October 22, 2014

Employers welcome King’s Fund report about more consultant doctors in the community

NHS Employers has welcomed the King’s Fund report ‘Specialists in out-of-hospital settings: findings from six case studies’, published today

Gill Bellord, director of employment relations and reward at the NHS Employers organisation, said:

“This is a useful report and we agree that consultant doctors have the potential to provide more care in a community setting, where it is best for the patient. Employers and consultants have shown their support for innovation – and the job planning process, both at team and individual level, is a good way of discussing and agreeing new ways of delivering services to meet ever-changing patient needs.

“This is early days and the NHS will want to explore relevant demand from commissioners and how training would be re-shaped to make this happen. However, the systems behind how they work needs to be modernised and quality care delivered in a cost-efficient way. So more work will be needed to take this forward in a sustainable way.”

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October 21, 2014

Smoking rates continue to fall in the UK

The Office for National Statistics latest survey, the Integrated Household Survey, shows that the prevalence of smoking in the UK fell from 19.8% in 2012 to 18.7% in 2013.

The study which surveyed over 260,000 adults found that 16.5% of women smoked compared to 21.1% of men. Men were more likely to be current smokers than women across every age group. Smoking decreased in England, Scotland and Wales but remained the same in Northern Ireland. Scotland reported the highest overall smoking rate of 21.1% , and England the lowest of 18.4%.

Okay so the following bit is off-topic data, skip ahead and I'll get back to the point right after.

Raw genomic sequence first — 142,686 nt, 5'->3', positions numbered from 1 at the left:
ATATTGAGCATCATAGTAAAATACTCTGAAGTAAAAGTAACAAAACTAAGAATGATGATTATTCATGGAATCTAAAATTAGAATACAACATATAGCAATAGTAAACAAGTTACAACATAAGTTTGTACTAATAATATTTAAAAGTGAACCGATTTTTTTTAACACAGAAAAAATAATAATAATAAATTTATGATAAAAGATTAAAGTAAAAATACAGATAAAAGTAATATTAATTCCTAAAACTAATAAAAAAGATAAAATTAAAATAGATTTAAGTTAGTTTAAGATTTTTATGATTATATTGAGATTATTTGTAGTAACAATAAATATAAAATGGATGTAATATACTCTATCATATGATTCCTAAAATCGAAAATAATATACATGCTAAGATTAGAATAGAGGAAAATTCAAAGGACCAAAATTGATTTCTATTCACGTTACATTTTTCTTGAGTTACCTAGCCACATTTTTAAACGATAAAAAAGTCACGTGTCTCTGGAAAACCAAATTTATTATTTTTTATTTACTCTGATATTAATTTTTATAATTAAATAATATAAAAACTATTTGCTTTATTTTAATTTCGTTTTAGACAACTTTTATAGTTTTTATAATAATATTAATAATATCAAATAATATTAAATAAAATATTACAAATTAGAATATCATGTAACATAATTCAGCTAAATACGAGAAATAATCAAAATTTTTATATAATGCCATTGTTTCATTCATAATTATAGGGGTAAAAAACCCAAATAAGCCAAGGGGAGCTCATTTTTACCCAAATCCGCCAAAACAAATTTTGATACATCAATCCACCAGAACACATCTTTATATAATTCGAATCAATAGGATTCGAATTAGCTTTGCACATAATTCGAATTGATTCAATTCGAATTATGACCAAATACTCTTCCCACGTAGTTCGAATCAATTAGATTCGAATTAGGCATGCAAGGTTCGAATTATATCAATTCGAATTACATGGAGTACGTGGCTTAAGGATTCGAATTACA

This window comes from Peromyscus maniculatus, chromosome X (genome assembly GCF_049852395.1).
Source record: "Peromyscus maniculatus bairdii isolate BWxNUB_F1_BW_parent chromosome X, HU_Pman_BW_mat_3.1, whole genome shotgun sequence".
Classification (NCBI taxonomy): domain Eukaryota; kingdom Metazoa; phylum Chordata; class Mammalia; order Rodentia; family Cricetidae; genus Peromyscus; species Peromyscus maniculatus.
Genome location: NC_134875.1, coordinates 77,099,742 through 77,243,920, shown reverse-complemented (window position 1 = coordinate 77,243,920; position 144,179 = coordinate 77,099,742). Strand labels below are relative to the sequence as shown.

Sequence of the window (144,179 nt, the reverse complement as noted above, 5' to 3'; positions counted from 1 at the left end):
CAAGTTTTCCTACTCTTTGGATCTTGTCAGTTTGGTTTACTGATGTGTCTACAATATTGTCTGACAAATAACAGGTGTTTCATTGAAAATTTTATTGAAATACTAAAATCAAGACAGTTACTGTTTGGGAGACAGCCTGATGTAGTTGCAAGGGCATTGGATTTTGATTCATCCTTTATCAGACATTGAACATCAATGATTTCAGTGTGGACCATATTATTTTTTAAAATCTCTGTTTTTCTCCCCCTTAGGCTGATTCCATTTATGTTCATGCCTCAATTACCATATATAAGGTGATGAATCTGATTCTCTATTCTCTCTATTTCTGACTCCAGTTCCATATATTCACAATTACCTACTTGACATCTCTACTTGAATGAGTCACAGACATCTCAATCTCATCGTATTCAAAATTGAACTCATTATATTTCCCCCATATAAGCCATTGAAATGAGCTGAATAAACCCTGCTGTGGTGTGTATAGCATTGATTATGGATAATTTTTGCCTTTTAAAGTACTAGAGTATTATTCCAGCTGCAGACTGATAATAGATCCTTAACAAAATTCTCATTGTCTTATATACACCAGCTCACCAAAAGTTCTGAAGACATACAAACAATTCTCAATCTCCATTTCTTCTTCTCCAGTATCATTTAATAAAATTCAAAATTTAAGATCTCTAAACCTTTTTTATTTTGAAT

Looking at the different regions of England the survey data showed a north-south divide with smoking prevalence in London, the South East and the South West being significantly lower than in the North East, the North West and Yorkshire and the Humber.

George Butterworth, tobacco policy manager at Cancer Research UK, welcomed the news of the falling rates but warned that smoking rates will not continue to fall unless the government safeguards NHS smoking cessation services, and protects children from tobacco industry marketing by introducing plain, standardised packaging of tobacco products without delay.

The ONS survey also collected information on perceived general health and found that across the UK, 75.9% of adults said that they were in good general health in 2013, a similar level to that in 2012. Current smokers were less likely to report good general health than those who had never smoked. Among adults aged 50-64 years who were current smokers, 56.7% considered themselves to be in good health compared to 75.9% if adults who had never smoked.

BMJ 2014; 349:g6113

Editorial comment. It will be interesting to see in future surveys the impact of electronic smoking on the prevalence rates. And how much further can smoking prevalence fall before reaching an irreducible minimum?  Paul Walker.


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October 13, 2014

Malnutrition: the quiet epidemic that’s sweeping the nation